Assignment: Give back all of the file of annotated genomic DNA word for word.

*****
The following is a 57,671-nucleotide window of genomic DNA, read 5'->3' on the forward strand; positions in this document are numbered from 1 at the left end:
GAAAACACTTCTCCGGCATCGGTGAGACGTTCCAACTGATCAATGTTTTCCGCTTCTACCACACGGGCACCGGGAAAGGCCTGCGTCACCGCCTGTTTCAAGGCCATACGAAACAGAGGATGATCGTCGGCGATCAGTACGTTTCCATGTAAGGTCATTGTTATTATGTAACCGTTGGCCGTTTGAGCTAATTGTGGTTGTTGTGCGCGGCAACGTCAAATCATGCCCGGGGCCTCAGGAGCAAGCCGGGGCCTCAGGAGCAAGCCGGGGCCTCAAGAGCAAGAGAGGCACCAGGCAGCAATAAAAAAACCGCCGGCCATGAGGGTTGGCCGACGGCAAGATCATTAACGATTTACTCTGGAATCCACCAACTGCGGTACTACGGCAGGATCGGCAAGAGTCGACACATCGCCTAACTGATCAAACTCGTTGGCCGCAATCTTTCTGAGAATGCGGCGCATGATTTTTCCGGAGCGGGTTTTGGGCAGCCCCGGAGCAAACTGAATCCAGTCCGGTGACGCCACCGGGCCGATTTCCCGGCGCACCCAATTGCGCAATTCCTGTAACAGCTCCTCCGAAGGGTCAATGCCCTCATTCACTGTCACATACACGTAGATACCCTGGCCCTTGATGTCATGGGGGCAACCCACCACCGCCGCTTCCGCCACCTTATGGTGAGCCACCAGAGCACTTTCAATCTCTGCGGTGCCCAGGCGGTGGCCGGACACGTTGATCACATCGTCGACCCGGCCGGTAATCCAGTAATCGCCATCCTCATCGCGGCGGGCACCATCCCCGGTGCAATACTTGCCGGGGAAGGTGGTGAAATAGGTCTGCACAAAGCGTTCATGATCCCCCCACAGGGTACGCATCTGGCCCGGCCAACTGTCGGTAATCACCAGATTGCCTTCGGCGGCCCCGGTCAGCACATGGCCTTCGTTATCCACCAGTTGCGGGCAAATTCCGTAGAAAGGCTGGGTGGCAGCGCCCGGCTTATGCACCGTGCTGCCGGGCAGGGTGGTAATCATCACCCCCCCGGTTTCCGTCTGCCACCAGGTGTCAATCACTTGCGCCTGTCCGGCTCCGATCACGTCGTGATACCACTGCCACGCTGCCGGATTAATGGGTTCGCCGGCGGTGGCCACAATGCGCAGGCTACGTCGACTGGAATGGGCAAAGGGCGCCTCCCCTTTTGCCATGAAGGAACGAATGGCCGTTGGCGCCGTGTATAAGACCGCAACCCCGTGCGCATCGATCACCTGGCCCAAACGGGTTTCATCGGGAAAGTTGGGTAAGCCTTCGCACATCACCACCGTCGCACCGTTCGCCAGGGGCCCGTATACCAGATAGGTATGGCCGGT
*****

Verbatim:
The following is a 57,671-nucleotide window of genomic DNA, read 5'->3' on the forward strand; positions in this document are numbered from 1 at the left end:
GAAAACACTTCTCCGGCATCGGTGAGACGTTCCAACTGATCAATGTTTTCCGCTTCTACCACACGGGCACCGGGAAAGGCCTGCGTCACCGCCTGTTTCAAGGCCATACGAAACAGAGGATGATCGTCGGCGATCAGTACGTTTCCATGTAAGGTCATTGTTATTATGTAACCGTTGGCCGTTTGAGCTAATTGTGGTTGTTGTGCGCGGCAACGTCAAATCATGCCCGGGGCCTCAGGAGCAAGCCGGGGCCTCAGGAGCAAGCCGGGGCCTCAAGAGCAAGAGAGGCACCAGGCAGCAATAAAAAAACCGCCGGCCATGAGGGTTGGCCGACGGCAAGATCATTAACGATTTACTCTGGAATCCACCAACTGCGGTACTACGGCAGGATCGGCAAGAGTCGACACATCGCCTAACTGATCAAACTCGTTGGCCGCAATCTTTCTGAGAATGCGGCGCATGATTTTTCCGGAGCGGGTTTTGGGCAGCCCCGGAGCAAACTGAATCCAGTCCGGTGACGCCACCGGGCCGATTTCCCGGCGCACCCAATTGCGCAATTCCTGTAACAGCTCCTCCGAAGGGTCAATGCCCTCATTCACTGTCACATACACGTAGATACCCTGGCCCTTGATGTCATGGGGGCAACCCACCACCGCCGCTTCCGCCACCTTATGGTGAGCCACCAGAGCACTTTCAATCTCTGCGGTGCCCAGGCGGTGGCCGGACACGTTGATCACATCGTCGACCCGGCCGGTAATCCAGTAATCGCCATCCTCATCGCGGCGGGCACCATCCCCGGTGCAATACTTGCCGGGGAAGGTGGTGAAATAGGTCTGCACAAAGCGTTCATGATCCCCCCACAGGGTACGCATCTGGCCCGGCCAACTGTCGGTAATCACCAGATTGCCTTCGGCGGCCCCGGTCAGCACATGGCCTTCGTTATCCACCAGTTGCGGGCAAATTCCGTAGAAAGGCTGGGTGGCAGCGCCCGGCTTATGCACCGTGCTGCCGGGCAGGGTGGTAATCATCACCCCCCCGGTTTCCGTCTGCCACCAGGTGTCAATCACTTGCGCCTGTCCGGCTCCGATCACGTCGTGATACCACTGCCACGCTGCCGGATTAATGGGTTCGCCGGCGGTGGCCACAATGCGCAGGCTACGTCGACTGGAATGGGCAAAGGGCGCCTCCCCTTTTGCCATGAAGGAACGAATGGCCGTTGGCGCCGTGTATAAGACCGCAACCCCGTGCGCATCGATCACCTGGCCCAAACGGGTTTCATCGGGAAAGTTGGGTAAGCCTTCGCACATCACCACCGTCGCACCGTTCGCCAGGGGCCCGTATACCAGATAGGTATGGCCGGT